391. Girl on Film

The next day Jonathan went to his meeting, and Remo and I spent all afternoon in his home studio with him teaching me these parts and me overdubbing a bunch of soundtrack stuff. I had completely forgotten he’d told me months ago about a soundtrack he had been working on and I thought it was funny he didn’t bring it up sooner. Maybe he just didn’t want to pressure me, or maybe he’d known I was going to show up on his doorstep at some point. That led to an engineer coming over for dinner and us spending the evening working on it some more, while Jonathan dove into reading two books he had brought home about how to write screenplays.

The concept that he could learn to do it from a book was fascinating to me. You can’t learn to play an instrument from a book. But he wasn’t learning to play an instrument, he was learning to do something similar to what he already knew, which was using words, and so yeah, learning about words from a book makes perfect sense.

The next two days we fell into a routine where Jonathan would read his books and work on his stuff in the afternoon while Remo and I worked in the studio. But then it was time for Remo to leave town. He hit the hay early after dinner and Jonathan and I stayed up watching movies from the laserdisc collection. (Well, that is to say we got through one before we conked out.)

The fact that I called having two days in a row that were the same a “routine” probably tells you something. Whether it says how unusual it was for me to have two days the same or how quickly I fall into ruts, I’m not sure. Both, okay? Both. Why do we always try to split things into two options when in reality both are valid?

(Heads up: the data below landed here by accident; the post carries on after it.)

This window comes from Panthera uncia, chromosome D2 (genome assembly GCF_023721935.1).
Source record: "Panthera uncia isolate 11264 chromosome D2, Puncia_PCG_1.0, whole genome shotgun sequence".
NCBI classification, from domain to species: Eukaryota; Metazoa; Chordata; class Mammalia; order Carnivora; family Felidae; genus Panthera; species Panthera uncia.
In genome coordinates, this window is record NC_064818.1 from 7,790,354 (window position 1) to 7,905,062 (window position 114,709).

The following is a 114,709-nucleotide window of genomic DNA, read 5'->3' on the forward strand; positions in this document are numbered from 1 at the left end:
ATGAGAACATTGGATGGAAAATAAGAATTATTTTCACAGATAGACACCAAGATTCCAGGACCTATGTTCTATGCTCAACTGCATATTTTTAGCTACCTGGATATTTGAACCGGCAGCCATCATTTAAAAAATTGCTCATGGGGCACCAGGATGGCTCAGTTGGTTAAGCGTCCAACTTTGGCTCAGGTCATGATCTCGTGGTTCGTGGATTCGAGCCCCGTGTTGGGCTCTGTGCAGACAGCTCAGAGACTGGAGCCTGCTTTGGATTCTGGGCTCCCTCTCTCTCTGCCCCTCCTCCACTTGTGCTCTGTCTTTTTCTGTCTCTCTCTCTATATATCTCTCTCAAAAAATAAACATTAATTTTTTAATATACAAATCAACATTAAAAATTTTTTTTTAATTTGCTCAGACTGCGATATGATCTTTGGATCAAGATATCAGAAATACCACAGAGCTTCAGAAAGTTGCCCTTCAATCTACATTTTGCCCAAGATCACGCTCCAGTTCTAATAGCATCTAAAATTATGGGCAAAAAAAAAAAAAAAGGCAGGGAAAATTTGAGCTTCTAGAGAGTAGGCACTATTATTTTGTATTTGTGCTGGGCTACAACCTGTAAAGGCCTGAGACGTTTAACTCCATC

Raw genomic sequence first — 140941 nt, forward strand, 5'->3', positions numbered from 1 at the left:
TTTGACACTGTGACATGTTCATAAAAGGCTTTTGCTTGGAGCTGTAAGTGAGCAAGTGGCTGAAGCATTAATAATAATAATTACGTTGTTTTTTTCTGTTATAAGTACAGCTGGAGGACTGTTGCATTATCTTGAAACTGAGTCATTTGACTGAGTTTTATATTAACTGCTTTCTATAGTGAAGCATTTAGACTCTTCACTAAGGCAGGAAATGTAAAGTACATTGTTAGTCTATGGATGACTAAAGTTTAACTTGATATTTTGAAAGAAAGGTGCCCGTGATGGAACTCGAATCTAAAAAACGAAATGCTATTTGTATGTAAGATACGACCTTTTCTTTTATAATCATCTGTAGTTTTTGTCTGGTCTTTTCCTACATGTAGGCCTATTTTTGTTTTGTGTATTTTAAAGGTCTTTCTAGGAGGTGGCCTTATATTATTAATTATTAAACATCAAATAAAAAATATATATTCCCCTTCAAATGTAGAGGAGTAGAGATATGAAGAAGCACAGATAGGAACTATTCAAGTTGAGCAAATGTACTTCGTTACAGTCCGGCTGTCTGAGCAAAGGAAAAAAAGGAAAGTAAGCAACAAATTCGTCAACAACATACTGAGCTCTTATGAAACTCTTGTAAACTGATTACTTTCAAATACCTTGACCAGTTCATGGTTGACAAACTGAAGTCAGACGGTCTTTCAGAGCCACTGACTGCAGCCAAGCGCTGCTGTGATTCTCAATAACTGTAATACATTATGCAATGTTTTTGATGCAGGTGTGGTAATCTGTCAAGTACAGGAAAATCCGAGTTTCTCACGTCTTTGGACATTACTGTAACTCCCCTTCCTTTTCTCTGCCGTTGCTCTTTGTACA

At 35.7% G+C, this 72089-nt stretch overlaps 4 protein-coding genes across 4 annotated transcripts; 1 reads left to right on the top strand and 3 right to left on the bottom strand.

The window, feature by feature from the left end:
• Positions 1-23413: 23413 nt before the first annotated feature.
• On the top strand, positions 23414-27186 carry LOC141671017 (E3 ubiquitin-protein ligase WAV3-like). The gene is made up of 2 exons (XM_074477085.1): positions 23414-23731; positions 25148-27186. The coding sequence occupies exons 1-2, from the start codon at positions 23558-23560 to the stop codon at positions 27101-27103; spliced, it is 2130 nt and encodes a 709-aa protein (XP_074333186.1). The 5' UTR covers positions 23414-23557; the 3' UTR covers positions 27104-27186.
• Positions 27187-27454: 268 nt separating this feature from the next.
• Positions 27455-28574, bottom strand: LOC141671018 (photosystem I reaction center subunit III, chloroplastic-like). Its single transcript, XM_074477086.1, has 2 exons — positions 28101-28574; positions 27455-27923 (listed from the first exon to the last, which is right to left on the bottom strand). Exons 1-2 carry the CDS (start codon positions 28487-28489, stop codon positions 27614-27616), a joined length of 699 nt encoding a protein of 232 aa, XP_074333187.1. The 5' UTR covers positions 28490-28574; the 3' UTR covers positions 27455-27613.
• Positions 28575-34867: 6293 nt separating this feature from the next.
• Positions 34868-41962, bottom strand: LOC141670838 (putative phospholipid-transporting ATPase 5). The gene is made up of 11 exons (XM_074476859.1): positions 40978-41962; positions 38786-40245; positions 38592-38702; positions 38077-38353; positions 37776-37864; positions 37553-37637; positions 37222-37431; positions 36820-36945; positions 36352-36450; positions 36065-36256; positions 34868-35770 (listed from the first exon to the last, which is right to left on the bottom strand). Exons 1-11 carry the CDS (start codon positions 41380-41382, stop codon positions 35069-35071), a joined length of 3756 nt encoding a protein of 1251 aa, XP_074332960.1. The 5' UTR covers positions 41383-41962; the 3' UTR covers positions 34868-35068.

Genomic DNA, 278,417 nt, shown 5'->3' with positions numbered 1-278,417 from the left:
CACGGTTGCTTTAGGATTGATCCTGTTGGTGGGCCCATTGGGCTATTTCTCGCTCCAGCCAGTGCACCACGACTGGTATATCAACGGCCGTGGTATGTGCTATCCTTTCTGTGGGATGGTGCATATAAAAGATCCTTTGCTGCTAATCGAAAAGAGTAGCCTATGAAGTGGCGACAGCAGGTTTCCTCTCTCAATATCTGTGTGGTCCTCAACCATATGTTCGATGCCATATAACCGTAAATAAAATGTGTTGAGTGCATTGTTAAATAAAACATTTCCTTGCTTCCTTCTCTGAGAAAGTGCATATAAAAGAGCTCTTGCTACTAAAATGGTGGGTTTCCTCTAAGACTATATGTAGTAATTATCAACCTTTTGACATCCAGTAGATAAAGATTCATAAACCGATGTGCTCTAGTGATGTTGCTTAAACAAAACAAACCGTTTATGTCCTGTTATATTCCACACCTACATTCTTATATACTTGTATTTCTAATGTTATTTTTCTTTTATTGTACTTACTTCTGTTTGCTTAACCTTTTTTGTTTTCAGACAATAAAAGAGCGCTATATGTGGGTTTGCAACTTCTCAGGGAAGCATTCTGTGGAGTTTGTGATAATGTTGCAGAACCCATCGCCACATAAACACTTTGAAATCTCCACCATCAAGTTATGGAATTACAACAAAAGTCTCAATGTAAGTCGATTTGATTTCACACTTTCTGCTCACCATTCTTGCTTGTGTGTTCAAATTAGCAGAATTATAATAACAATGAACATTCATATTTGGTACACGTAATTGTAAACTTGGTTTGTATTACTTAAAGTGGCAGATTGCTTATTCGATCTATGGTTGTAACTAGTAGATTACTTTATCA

The first morning we woke up alone in the house we didn’t get out of bed until noon and not because we were asleep. I guess I felt I had a few days of not having sex to make up for. After getting used to it every day in Mexico it’s like it built up while we were holding back. We hadn’t actually talked about not doing it while Remo was around, but I guess we both felt self-conscious about it enough that we were hands off until he left.

That weekend I took J. to a Hollywood function of some sort that Digger got us invited to. It was at some swanky restaurant that had been taken over for the night, and was more movie industry people than music industry. This forced me to deal with the fact I had a suitcase full of beach clothes and not much appropriate for going out in public. J’s mother had mailed him his clothes, so he was basically set, and he took me out shopping. We ended up with something that looked basically like my usual “rock star” stuff only more expensive. New jeans, new shirt, new low boots. I wore the BNC leather jacket I had stashed in my bag for the over-air-conditioned plane flights, the one that Ziggy had added just a few little studs and rhinestones to. The goal was to look “respectably disreputable,” at least in the words of the woman we ran into while shopping who handed J. a business card that labeled her a “fashion consultant.” I think she assumed J. was my manager or handler. J. told her he was fairly sure that was the look I’d in fact already established but thanked her and put the card in his pocket.